White rice is made by removing the outer shells, or hulls, from brown rice. The hull contains all of the fiber, and is a rich source of antioxidants, B vitamins, minerals, and phytonutrients. The hull is what gives the rice its time-release properties, allowing our body to slowly and steadily convert it into sugar.
When food manufacturers polish the rice, it is stripped of these qualities. When we eat white rice, our bodies convert it into sugar very quickly and we put ourselves at a much higher risk for insulin resistance and diabetes. Below is an article from ScienceDaily that details new evidence for this harmful effect.
White Rice Increases Risk of Type 2 Diabetes, Study Claims
The authors from the Harvard School of Public Health look at previous studies and evidence of the association between eating white rice and the risk of type 2 diabetes. Their study seeks to determine whether this risk is dependent on the amount of rice consumed and if the association is stronger for the Asian population, who tend to eat more white rice than the Western world.
The authors analysed the results of four studies: two in Asian countries (China and Japan) and two in Western countries (USA and Australia). All participants were diabetes free at study baseline.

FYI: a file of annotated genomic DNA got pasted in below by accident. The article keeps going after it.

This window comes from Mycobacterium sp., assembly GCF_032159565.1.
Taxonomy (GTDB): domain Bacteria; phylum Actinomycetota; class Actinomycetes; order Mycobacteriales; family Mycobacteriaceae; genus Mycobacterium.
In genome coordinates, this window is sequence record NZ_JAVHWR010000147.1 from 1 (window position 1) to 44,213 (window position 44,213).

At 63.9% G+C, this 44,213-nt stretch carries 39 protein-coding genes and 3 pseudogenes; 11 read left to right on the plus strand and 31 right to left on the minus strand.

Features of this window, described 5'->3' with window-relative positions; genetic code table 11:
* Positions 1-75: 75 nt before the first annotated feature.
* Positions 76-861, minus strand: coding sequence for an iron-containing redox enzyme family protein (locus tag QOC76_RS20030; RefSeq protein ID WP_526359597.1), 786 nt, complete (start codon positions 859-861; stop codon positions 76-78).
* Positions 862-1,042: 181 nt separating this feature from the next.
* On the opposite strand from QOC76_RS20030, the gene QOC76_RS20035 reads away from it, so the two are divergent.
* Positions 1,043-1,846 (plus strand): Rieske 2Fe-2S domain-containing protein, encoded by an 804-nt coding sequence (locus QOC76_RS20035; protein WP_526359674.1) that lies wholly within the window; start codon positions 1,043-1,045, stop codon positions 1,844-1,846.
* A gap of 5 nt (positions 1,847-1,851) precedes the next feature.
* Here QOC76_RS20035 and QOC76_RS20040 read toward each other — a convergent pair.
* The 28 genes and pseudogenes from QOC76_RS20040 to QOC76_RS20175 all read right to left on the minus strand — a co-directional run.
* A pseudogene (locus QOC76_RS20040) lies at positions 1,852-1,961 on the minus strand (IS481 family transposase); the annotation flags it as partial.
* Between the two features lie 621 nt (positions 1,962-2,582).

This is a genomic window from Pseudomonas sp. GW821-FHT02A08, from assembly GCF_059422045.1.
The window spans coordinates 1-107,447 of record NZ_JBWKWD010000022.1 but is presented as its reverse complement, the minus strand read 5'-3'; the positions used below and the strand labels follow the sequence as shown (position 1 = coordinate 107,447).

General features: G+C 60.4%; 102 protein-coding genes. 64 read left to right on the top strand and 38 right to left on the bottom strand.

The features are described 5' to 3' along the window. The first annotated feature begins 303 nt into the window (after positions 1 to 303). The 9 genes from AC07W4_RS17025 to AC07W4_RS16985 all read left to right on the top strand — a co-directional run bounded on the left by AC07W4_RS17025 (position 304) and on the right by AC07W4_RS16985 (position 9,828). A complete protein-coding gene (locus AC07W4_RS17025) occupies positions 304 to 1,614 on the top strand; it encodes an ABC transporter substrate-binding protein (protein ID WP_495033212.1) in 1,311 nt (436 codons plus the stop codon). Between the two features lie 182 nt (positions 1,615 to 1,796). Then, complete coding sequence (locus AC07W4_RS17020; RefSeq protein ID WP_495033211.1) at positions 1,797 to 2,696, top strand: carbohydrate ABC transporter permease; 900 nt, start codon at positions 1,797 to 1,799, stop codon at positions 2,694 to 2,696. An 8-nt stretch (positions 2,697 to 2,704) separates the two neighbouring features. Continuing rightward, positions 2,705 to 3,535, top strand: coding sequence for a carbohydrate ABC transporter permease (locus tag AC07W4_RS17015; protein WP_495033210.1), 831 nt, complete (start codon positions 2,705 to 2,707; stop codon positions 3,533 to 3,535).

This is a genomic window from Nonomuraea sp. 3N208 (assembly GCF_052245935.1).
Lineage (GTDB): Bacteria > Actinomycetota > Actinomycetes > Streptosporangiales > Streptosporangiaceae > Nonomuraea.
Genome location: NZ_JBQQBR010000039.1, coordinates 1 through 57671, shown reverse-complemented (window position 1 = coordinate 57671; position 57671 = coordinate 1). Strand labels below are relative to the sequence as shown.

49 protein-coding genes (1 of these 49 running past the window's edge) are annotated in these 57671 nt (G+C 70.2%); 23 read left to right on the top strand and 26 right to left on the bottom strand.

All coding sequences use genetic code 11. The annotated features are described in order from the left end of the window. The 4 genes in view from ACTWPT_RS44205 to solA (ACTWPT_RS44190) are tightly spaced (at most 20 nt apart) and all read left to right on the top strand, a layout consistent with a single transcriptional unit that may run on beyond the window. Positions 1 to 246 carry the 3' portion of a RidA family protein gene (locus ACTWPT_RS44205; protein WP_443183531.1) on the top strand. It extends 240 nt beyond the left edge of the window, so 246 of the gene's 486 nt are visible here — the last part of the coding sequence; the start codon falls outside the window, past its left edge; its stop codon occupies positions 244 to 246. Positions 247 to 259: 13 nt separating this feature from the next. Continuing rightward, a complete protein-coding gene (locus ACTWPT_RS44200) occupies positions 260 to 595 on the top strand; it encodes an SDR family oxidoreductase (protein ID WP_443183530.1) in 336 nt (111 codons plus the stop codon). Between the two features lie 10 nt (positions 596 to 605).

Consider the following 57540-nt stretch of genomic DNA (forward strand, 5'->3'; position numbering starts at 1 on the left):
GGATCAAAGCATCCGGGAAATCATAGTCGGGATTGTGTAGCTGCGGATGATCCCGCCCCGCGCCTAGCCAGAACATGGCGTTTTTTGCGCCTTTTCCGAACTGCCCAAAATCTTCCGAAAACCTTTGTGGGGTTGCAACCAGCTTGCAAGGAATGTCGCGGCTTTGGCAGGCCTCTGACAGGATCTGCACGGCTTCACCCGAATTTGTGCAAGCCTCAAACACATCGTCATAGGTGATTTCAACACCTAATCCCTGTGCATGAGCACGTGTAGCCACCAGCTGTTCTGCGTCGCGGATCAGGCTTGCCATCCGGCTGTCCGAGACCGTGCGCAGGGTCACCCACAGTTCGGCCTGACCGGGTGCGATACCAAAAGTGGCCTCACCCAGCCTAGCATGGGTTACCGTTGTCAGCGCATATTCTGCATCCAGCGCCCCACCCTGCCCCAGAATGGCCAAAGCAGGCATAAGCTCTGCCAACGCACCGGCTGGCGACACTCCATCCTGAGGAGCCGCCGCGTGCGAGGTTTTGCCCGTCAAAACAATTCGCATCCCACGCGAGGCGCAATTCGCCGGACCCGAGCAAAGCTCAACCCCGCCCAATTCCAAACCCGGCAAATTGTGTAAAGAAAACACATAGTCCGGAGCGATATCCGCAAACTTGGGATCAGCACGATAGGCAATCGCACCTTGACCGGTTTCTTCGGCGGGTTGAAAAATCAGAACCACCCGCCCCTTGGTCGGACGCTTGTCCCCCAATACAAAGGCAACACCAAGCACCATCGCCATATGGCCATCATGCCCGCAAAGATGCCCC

White rice is the predominant type of rice eaten worldwide and has high GI values. High GI diets are associated with an increased risk of developing type 2 diabetes. The average amount of rice eaten varies widely between Western and Asian countries, with the Chinese population eating an average of four portions a day while those in the Western world eat less than five portions a week.
A significant trend was found in both Asian and Western countries with a stronger association found amongst women than men. The results also show that the more white rice eaten, the higher the risk of type 2 diabetes: the authors estimate that the risk of type 2 diabetes is increased by 10% with each increased serving of white rice (assuming 158g per serving).
White rice has a lower content of nutrients than brown rice including fibre, magnesium and vitamins, some of which are associated with a lower risk of type 2 diabetes. The authors report, therefore, that a high consumption of white rice may lead to increased risk because of the low intake of these nutrients.
In conclusion, the authors state that “higher white rice intake is associated with a significantly elevated risk of type 2 diabetes.” This applies for both Asian and Western cultures, although due to findings suggesting that the more rice eaten the higher the risk, it is thought that Asian countries are at a higher risk. The authors recommend eating whole grains instead of refined carbohydrates such as white rice, which they hope will help slow down the global diabetes epidemic.
In an accompanying editorial, Dr Bruce Neal from the University of Sydney suggests that more, bigger studies are needed to substantiate the research hypothesis that white rice increases the chances of getting type 2 diabetes.